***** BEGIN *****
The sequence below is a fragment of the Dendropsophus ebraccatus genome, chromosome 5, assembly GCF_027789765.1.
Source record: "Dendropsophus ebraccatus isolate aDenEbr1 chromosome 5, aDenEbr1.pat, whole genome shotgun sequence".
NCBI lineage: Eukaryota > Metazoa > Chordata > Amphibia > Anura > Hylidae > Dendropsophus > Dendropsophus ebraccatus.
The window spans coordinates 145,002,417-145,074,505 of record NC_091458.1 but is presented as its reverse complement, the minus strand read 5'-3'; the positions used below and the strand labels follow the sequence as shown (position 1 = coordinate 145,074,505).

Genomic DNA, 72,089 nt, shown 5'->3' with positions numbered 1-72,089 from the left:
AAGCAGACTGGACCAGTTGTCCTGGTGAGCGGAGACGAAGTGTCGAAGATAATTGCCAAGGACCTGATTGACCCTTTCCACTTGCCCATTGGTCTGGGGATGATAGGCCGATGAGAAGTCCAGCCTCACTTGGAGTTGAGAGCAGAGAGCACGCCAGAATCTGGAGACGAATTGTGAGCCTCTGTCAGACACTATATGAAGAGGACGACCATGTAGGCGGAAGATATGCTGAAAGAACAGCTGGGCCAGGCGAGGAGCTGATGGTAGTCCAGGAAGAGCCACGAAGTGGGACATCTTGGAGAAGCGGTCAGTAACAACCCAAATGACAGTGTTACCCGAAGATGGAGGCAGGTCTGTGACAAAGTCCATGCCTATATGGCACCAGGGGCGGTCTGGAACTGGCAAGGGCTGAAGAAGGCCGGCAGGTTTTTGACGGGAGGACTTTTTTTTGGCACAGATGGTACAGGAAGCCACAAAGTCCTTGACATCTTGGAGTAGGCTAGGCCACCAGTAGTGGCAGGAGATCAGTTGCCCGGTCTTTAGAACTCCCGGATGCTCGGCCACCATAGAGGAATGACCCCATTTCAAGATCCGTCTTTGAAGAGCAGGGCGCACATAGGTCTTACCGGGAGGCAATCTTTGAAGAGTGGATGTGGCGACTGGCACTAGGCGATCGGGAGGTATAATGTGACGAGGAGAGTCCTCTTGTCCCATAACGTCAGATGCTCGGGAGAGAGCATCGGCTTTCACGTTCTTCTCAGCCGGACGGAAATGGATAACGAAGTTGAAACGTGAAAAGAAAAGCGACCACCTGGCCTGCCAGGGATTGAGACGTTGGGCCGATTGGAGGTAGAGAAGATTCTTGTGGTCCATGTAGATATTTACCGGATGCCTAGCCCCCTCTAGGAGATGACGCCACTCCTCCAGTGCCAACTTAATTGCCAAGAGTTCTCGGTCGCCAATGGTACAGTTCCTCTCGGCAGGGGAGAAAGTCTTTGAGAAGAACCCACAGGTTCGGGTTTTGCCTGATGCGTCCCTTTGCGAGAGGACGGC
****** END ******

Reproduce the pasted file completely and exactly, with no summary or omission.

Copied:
The sequence below is a fragment of the Dendropsophus ebraccatus genome, chromosome 5, assembly GCF_027789765.1.
Source record: "Dendropsophus ebraccatus isolate aDenEbr1 chromosome 5, aDenEbr1.pat, whole genome shotgun sequence".
NCBI lineage: Eukaryota > Metazoa > Chordata > Amphibia > Anura > Hylidae > Dendropsophus > Dendropsophus ebraccatus.
The window spans coordinates 145,002,417-145,074,505 of record NC_091458.1 but is presented as its reverse complement, the minus strand read 5'-3'; the positions used below and the strand labels follow the sequence as shown (position 1 = coordinate 145,074,505).

Genomic DNA, 72,089 nt, shown 5'->3' with positions numbered 1-72,089 from the left:
AAGCAGACTGGACCAGTTGTCCTGGTGAGCGGAGACGAAGTGTCGAAGATAATTGCCAAGGACCTGATTGACCCTTTCCACTTGCCCATTGGTCTGGGGATGATAGGCCGATGAGAAGTCCAGCCTCACTTGGAGTTGAGAGCAGAGAGCACGCCAGAATCTGGAGACGAATTGTGAGCCTCTGTCAGACACTATATGAAGAGGACGACCATGTAGGCGGAAGATATGCTGAAAGAACAGCTGGGCCAGGCGAGGAGCTGATGGTAGTCCAGGAAGAGCCACGAAGTGGGACATCTTGGAGAAGCGGTCAGTAACAACCCAAATGACAGTGTTACCCGAAGATGGAGGCAGGTCTGTGACAAAGTCCATGCCTATATGGCACCAGGGGCGGTCTGGAACTGGCAAGGGCTGAAGAAGGCCGGCAGGTTTTTGACGGGAGGACTTTTTTTTGGCACAGATGGTACAGGAAGCCACAAAGTCCTTGACATCTTGGAGTAGGCTAGGCCACCAGTAGTGGCAGGAGATCAGTTGCCCGGTCTTTAGAACTCCCGGATGCTCGGCCACCATAGAGGAATGACCCCATTTCAAGATCCGTCTTTGAAGAGCAGGGCGCACATAGGTCTTACCGGGAGGCAATCTTTGAAGAGTGGATGTGGCGACTGGCACTAGGCGATCGGGAGGTATAATGTGACGAGGAGAGTCCTCTTGTCCCATAACGTCAGATGCTCGGGAGAGAGCATCGGCTTTCACGTTCTTCTCAGCCGGACGGAAATGGATAACGAAGTTGAAACGTGAAAAGAAAAGCGACCACCTGGCCTGCCAGGGATTGAGACGTTGGGCCGATTGGAGGTAGAGAAGATTCTTGTGGTCCATGTAGATATTTACCGGATGCCTAGCCCCCTCTAGGAGATGACGCCACTCCTCCAGTGCCAACTTAATTGCCAAGAGTTCTCGGTCGCCAATGGTACAGTTCCTCTCGGCAGGGGAGAAAGTCTTTGAGAAGAACCCACAGGTTCGGGTTTTGCCTGATGCGTCCCTTTGCGAGAGGACGGC